What was I thinking? But I told myself not to panic. If I stayed calm, I’d find a way through this mess. So, I picked some lovely hymns, thinking if nothing else Marney could lead us in some beautiful singing and you might forgive me for dragging us all into the hell fire and damnation that I was pretty sure these texts were going to take us to.

Tuesday morning, I thought I’d better check hat other preachers have said about these texts. Well, apart from some pretty conservative preachers, it was pretty slim pickings. Liberal and progressive preachers tend to leave these texts alone; most of the commentaries lead you back to the first reading from Deuteronomy and suggest sermons on the value of choosing life.  Most Lutheran resources suggest the preacher fall upon God’s grace as the only solution; and Lord knows a few years ago, I might have taken that option…back when I still believed that we were all fallen sinners in need of God’s unmerited grace to save us from the punishment due to us under the law. But I’ve moved so far away from the doctrines of original sin and atonement theories that this particular option although appealing would sound somewhat hallow coming from me. So, even though I suspected that in the end, I’d fall back on grace, it couldn’t be the kind of grace that gets handed out by some super gracious, super-natural being up there in the sky. So, I began wondering what a progressive does with this text once we’ve located grace not in the hands of a super-natural being, but as a quality that permeates creation. Well it was clear that most of the progressives I was consulting just avoided the problem of these texts altogether. So, I consulted a few of my progressive colleagues around the world to see if they could help. But most of them had seen this one coming and had opted for the second option for the gospel reading for this the sixth Sunday after the Epiphany and they are preaching on  a relatively tricky piece from the Gospel according to John and have enough problems of their own. One colleague, who no longer uses the prescribed readings, just laughed at me for not seeing this text coming while there was till time to do something about it. Needless to say, I didn’t get much sleep on Tuesday night. Visions of the fires of Gehenna danced through my head as I argued with Jesus. By Wednesday, I was feeling desperate. Continue reading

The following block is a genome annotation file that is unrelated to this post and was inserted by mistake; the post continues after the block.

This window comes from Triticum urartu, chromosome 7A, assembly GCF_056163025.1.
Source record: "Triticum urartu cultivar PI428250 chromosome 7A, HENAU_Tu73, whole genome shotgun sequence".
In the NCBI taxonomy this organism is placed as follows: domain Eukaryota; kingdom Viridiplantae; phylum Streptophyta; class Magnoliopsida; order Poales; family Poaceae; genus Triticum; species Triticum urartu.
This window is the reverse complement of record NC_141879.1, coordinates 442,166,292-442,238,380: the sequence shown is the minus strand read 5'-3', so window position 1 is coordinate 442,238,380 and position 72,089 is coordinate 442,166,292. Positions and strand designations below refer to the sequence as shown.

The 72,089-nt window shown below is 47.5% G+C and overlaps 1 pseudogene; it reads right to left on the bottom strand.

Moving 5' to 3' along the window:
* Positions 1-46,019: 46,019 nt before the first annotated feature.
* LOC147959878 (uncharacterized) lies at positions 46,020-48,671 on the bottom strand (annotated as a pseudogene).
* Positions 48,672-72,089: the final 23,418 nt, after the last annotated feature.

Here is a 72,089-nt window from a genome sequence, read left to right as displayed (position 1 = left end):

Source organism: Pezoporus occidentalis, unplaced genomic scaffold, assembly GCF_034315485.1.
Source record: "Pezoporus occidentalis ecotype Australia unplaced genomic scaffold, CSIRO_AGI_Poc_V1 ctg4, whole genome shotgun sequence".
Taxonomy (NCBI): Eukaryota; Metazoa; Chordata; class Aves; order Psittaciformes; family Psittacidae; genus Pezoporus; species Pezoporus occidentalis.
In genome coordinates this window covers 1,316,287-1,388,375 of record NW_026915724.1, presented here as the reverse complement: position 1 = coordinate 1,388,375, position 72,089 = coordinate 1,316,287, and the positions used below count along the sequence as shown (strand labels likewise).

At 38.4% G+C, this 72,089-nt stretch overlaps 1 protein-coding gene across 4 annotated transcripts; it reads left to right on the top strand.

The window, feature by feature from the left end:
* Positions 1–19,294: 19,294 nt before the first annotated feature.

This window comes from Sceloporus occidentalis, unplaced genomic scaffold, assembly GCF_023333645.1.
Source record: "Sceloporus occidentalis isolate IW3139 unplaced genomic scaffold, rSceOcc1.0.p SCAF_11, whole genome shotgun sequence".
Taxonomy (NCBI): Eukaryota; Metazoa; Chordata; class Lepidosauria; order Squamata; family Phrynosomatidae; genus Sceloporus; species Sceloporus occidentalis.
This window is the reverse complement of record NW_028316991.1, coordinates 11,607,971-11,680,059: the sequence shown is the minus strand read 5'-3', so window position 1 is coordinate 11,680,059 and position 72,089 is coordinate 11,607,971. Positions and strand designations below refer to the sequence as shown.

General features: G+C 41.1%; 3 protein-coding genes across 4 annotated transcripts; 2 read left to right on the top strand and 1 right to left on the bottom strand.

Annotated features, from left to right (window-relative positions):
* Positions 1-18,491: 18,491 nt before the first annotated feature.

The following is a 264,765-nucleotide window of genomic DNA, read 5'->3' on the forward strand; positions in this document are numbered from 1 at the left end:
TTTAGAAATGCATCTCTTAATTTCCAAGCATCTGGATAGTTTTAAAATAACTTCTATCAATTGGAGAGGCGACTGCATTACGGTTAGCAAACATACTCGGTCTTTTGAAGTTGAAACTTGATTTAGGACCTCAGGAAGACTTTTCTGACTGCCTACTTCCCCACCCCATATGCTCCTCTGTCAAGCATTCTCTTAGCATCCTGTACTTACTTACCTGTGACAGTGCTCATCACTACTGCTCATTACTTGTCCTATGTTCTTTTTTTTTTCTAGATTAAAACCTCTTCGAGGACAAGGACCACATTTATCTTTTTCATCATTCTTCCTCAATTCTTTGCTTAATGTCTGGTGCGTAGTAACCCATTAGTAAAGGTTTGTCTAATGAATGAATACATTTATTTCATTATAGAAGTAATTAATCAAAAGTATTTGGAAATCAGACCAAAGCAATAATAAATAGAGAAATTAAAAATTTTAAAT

Jesus, Gandhi, and MLK – A Very Salty Trio: a sermon for Epiphany 5A

Gandhi on Sermon on the Mt copy

Rereading this sermon from 2014, I am struck by the power of Jesus, Gandhi, and MLK’s saltiness to address our current need for seasoning! In the wake of the tragedy at the Islamic Cultural Centre in Quebec City and 45’s racist travel ban, we must heed Jesus call to be salt! Sunday’s readings included Matthew 5:1-12, “What Jesus Means to Me by Mahatma Gandhi (found here) and Matthew 5:13-16. The full text of the Sermon by Dr. Martin Luther King Jr. can be found here. 

Listen to the sermon here:

Like most people my age, I remember the days when families had only one television set and when I was just a kid, it was a black and white television. When I was eleven or twelve, we got one of those new-fangled colour TV sets. Back then kids functioned as remote controls; Mom and Dad decided what we watched. How else would I have seen all those grainy black and white documentaries? My parents were hooked on history and as a result my brother and I were introduced to some pretty incredible characters by way of those old grainy black and white films Many of the documentaries were about the majesty of the British Empire that dominated much of the world in those old grainy days. I can still remember being impressed by a little man, wearing what looked like a diaper and causing quite a commotion wandering around Britain and talking about home rule. I remember how excited my father was when the film showed this little fellow Gandhi talking to some striking Welsh miners, encouraging them in their fight against the mine-owners. It was the beginning of a long love affair with a giant of a man.